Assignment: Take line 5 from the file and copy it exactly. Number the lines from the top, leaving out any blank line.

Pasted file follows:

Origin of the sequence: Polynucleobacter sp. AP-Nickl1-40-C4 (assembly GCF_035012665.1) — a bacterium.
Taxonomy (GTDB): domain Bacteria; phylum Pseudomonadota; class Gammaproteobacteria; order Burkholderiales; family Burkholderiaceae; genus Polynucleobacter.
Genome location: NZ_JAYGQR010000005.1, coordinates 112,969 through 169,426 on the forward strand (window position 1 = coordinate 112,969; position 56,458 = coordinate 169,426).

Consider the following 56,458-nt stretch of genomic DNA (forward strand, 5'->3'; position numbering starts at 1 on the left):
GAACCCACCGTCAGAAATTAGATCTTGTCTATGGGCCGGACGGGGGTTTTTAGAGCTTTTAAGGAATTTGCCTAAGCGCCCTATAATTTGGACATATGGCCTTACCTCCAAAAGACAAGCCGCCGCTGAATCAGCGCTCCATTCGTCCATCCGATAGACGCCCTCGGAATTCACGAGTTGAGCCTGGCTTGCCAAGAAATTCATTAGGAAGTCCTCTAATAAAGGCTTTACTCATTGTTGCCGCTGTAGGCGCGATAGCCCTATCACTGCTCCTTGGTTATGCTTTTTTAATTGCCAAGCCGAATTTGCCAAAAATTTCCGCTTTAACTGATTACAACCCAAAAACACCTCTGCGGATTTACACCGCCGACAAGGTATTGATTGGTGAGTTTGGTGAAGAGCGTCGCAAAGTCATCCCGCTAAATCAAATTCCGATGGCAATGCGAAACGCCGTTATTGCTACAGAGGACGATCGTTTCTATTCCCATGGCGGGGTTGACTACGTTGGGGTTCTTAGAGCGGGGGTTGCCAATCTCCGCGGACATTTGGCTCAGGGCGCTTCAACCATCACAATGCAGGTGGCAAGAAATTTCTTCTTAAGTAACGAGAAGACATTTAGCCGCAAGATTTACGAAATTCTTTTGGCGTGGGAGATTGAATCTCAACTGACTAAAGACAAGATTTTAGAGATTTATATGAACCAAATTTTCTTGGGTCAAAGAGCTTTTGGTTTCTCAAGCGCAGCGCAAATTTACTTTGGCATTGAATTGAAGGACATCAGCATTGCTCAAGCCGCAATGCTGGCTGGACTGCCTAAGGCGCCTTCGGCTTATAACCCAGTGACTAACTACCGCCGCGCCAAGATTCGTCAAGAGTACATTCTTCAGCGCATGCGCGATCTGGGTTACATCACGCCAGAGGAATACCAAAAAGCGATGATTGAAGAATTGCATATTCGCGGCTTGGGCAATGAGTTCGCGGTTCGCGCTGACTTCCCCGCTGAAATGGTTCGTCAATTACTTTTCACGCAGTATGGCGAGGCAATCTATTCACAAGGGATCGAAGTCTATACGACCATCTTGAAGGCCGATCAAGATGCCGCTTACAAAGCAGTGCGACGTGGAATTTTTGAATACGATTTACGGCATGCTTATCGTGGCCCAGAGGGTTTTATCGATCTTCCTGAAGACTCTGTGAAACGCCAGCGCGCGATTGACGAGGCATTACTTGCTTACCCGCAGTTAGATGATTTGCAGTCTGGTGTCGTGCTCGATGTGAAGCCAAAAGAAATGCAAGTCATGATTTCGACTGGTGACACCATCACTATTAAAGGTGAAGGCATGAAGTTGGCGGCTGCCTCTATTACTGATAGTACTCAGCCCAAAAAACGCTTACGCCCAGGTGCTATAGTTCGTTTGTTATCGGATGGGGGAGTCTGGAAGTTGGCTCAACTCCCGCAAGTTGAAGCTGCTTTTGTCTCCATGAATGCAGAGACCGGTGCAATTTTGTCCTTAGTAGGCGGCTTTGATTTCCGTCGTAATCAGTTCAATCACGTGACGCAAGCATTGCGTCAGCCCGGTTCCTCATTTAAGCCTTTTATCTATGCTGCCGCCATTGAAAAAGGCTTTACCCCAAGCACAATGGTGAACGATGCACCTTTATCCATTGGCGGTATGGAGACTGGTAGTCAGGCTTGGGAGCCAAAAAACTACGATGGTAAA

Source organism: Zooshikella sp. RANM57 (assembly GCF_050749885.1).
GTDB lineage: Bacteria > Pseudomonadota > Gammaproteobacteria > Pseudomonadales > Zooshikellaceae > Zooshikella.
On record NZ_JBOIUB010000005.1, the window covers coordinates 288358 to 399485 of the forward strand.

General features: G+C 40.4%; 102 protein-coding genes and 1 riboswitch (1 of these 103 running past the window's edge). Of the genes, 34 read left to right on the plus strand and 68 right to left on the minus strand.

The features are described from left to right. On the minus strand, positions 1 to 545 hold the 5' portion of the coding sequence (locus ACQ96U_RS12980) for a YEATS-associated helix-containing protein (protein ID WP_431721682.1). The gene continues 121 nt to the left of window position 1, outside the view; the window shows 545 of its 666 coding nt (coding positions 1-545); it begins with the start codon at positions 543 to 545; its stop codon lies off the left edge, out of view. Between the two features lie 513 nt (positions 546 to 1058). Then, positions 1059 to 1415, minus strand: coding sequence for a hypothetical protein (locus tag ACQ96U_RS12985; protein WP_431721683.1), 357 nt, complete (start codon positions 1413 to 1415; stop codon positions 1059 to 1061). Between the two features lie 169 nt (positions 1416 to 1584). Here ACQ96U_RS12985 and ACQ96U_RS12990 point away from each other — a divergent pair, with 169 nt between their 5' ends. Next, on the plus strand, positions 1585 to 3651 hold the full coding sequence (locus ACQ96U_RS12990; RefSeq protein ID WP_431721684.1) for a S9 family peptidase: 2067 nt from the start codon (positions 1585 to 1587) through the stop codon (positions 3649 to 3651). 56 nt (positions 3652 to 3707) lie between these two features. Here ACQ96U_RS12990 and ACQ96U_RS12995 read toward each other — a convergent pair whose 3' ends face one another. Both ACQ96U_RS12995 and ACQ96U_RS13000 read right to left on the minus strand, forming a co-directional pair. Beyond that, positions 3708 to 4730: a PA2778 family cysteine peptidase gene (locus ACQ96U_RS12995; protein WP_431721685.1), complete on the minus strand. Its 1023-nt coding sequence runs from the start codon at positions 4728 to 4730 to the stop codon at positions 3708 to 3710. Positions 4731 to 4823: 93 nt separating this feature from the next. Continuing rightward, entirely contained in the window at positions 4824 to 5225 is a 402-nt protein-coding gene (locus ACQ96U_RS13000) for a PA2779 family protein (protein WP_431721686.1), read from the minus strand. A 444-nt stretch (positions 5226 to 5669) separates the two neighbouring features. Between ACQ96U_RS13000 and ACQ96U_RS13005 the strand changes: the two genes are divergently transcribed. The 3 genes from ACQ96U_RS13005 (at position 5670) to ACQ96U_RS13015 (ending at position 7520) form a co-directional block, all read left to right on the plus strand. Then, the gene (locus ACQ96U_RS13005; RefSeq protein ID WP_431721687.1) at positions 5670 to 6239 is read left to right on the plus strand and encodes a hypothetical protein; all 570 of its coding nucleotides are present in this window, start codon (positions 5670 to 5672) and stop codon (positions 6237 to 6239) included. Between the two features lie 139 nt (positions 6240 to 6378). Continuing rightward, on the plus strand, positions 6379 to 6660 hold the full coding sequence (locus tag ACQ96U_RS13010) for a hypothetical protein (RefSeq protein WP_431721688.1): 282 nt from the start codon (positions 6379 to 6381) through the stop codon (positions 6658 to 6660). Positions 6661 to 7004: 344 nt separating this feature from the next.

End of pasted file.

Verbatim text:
GAACCCACCGTCAGAAATTAGATCTTGTCTATGGGCCGGACGGGGGTTTTTAGAGCTTTTAAGGAATTTGCCTAAGCGCCCTATAATTTGGACATATGGCCTTACCTCCAAAAGACAAGCCGCCGCTGAATCAGCGCTCCATTCGTCCATCCGATAGACGCCCTCGGAATTCACGAGTTGAGCCTGGCTTGCCAAGAAATTCATTAGGAAGTCCTCTAATAAAGGCTTTACTCATTGTTGCCGCTGTAGGCGCGATAGCCCTATCACTGCTCCTTGGTTATGCTTTTTTAATTGCCAAGCCGAATTTGCCAAAAATTTCCGCTTTAACTGATTACAACCCAAAAACACCTCTGCGGATTTACACCGCCGACAAGGTATTGATTGGTGAGTTTGGTGAAGAGCGTCGCAAAGTCATCCCGCTAAATCAAATTCCGATGGCAATGCGAAACGCCGTTATTGCTACAGAGGACGATCGTTTCTATTCCCATGGCGGGGTTGACTACGTTGGGGTTCTTAGAGCGGGGGTTGCCAATCTCCGCGGACATTTGGCTCAGGGCGCTTCAACCATCACAATGCAGGTGGCAAGAAATTTCTTCTTAAGTAACGAGAAGACATTTAGCCGCAAGATTTACGAAATTCTTTTGGCGTGGGAGATTGAATCTCAACTGACTAAAGACAAGATTTTAGAGATTTATATGAACCAAATTTTCTTGGGTCAAAGAGCTTTTGGTTTCTCAAGCGCAGCGCAAATTTACTTTGGCATTGAATTGAAGGACATCAGCATTGCTCAAGCCGCAATGCTGGCTGGACTGCCTAAGGCGCCTTCGGCTTATAACCCAGTGACTAACTACCGCCGCGCCAAGATTCGTCAAGAGTACATTCTTCAGCGCATGCGCGATCTGGGTTACATCACGCCAGAGGAATACCAAAAAGCGATGATTGAAGAATTGCATATTCGCGGCTTGGGCAATGAGTTCGCGGTTCGCGCTGACTTCCCCGCTGAAATGGTTCGTCAATTACTTTTCACGCAGTATGGCGAGGCAATCTATTCACAAGGGATCGAAGTCTATACGACCATCTTGAAGGCCGATCAAGATGCCGCTTACAAAGCAGTGCGACGTGGAATTTTTGAATACGATTTACGGCATGCTTATCGTGGCCCAGAGGGTTTTATCGATCTTCCTGAAGACTCTGTGAAACGCCAGCGCGCGATTGACGAGGCATTACTTGCTTACCCGCAGTTAGATGATTTGCAGTCTGGTGTCGTGCTCGATGTGAAGCCAAAAGAAATGCAAGTCATGATTTCGACTGGTGACACCATCACTATTAAAGGTGAAGGCATGAAGTTGGCGGCTGCCTCTATTACTGATAGTACTCAGCCCAAAAAACGCTTACGCCCAGGTGCTATAGTTCGTTTGTTATCGGATGGGGGAGTCTGGAAGTTGGCTCAACTCCCGCAAGTTGAAGCTGCTTTTGTCTCCATGAATGCAGAGACCGGTGCAATTTTGTCCTTAGTAGGCGGCTTTGATTTCCGTCGTAATCAGTTCAATCACGTGACGCAAGCATTGCGTCAGCCCGGTTCCTCATTTAAGCCTTTTATCTATGCTGCCGCCATTGAAAAAGGCTTTACCCCAAGCACAATGGTGAACGATGCACCTTTATCCATTGGCGGTATGGAGACTGGTAGTCAGGCTTGGGAGCCAAAAAACTACGATGGTAAA